This pen drawing in my journal was inspired by a little snail down at the bottom of the canyon and above the Falls at Palouse last April during my preparatory hike and camp-out. Yes, I stopped right there and drew her, and those words entered my head as I did so, for she is surely me.
Perhaps one of the reasons she's slow is she's carrying her house on her back. That will be me too, come July and August. I'll be far away from home, but 'home' in its basic sense will be with me, and wherever I happen to stop for the night - no matter how wild or isolated that stop might be.
The two-night camp at Palouse Falls in April let me know precisely the current state of my gear. Some needed replacing immediately. My old worn out tent let me know that pertinent bit of information as I set it up. The carbon pole split when I bent it into position, and I felt a seam on the fly begin to give when I pulled it taut. The shattered pole could be made to endure that one last camp though - wrapping it tightly cord convinced it to stay put for those two nights. This particular tent is only guaranteed three years, and here were were, going into year 8. I think I got my money's worth out of it!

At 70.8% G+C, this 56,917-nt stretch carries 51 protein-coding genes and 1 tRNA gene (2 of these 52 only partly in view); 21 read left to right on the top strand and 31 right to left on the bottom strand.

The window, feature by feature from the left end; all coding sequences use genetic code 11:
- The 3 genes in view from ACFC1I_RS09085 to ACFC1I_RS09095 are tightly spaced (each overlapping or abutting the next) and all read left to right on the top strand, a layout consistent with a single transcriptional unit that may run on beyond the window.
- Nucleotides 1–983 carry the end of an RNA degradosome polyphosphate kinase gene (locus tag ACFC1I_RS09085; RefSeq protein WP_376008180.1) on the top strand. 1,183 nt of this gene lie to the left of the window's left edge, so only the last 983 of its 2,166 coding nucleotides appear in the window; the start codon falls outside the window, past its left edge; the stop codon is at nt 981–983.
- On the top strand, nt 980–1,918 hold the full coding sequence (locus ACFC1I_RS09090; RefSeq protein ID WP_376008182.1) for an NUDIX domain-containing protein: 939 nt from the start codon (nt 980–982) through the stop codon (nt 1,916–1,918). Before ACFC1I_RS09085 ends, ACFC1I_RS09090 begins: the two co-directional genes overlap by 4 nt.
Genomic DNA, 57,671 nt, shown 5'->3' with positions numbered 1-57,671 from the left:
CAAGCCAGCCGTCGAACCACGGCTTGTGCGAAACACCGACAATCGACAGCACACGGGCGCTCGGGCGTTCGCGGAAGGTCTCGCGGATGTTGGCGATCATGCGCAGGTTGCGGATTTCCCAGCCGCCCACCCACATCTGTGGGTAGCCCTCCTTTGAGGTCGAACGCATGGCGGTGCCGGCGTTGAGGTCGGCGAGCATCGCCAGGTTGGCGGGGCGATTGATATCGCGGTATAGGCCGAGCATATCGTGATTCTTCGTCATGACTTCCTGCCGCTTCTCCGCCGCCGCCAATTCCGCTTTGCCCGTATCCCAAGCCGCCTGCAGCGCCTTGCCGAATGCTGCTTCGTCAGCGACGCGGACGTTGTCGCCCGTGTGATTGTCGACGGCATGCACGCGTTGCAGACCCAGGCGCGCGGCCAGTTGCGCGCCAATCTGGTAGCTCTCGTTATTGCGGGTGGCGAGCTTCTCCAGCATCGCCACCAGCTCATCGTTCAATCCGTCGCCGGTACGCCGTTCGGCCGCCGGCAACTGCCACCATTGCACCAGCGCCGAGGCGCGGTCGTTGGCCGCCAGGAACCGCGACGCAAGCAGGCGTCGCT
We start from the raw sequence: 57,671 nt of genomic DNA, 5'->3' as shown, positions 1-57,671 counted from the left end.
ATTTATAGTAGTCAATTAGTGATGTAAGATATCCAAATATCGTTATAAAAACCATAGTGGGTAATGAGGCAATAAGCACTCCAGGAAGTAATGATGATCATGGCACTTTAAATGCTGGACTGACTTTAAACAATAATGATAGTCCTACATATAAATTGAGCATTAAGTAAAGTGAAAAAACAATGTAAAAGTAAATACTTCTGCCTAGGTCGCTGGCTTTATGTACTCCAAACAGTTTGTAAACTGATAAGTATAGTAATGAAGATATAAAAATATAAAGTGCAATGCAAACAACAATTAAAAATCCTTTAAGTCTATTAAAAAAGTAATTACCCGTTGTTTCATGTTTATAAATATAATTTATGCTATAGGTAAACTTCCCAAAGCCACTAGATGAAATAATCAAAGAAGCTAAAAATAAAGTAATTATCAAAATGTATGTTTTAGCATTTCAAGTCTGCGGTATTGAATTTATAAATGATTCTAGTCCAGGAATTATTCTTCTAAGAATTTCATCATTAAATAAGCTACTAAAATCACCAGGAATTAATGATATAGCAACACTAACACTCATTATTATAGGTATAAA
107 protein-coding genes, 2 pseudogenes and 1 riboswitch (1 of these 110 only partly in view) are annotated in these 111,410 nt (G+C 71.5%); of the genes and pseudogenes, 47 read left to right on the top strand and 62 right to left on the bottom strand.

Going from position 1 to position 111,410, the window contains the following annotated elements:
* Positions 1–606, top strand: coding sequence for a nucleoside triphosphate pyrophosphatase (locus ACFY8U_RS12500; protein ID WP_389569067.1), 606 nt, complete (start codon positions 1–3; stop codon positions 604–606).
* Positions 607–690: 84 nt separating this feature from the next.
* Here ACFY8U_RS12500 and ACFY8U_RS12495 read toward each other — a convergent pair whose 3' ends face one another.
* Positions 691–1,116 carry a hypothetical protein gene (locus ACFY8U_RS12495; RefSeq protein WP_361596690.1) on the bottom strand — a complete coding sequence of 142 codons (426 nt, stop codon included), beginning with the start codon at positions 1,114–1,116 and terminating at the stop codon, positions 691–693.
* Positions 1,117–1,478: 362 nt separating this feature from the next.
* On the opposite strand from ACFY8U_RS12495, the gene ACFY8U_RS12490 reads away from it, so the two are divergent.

|any wonder why I'm calling it the Silver Slug?|
Now Scotland, particularly the west, is notorious for wet weather at any given time of year - much like our mossy Pacific Northwest. With that in mind, a rain fly for cooking and dining is vital. I went without on my last trip there, and regretted it on more than one occasion. Amazon sold me a very nice 8'x12' tarp of good quality and of a minuscule 4 ounces in weight. After a few embarrassing and futile attempts at setup with cord and trekking poles in the safety of my yard, I turned to Youtube for advice. There were many videos with fancy flies and fussy configurations, but thankfully I found one fellow in the UK who subscribes to the 'Keep It Simple' philosophy. I include here a couple of views of the configuration I'm settling with (for now), with the 90-pound retriever clearly under the impression that this is his new house. I'll also include at the bottom of this post the video I found that has allowed me to set up a rain fly with a bit of confidence, two trekking poles, and no trees.
|As a friend rightly stated, "It's a pup tent!"|
|This should keep the rain off my back and my cooking.|
And hopefully the wind too.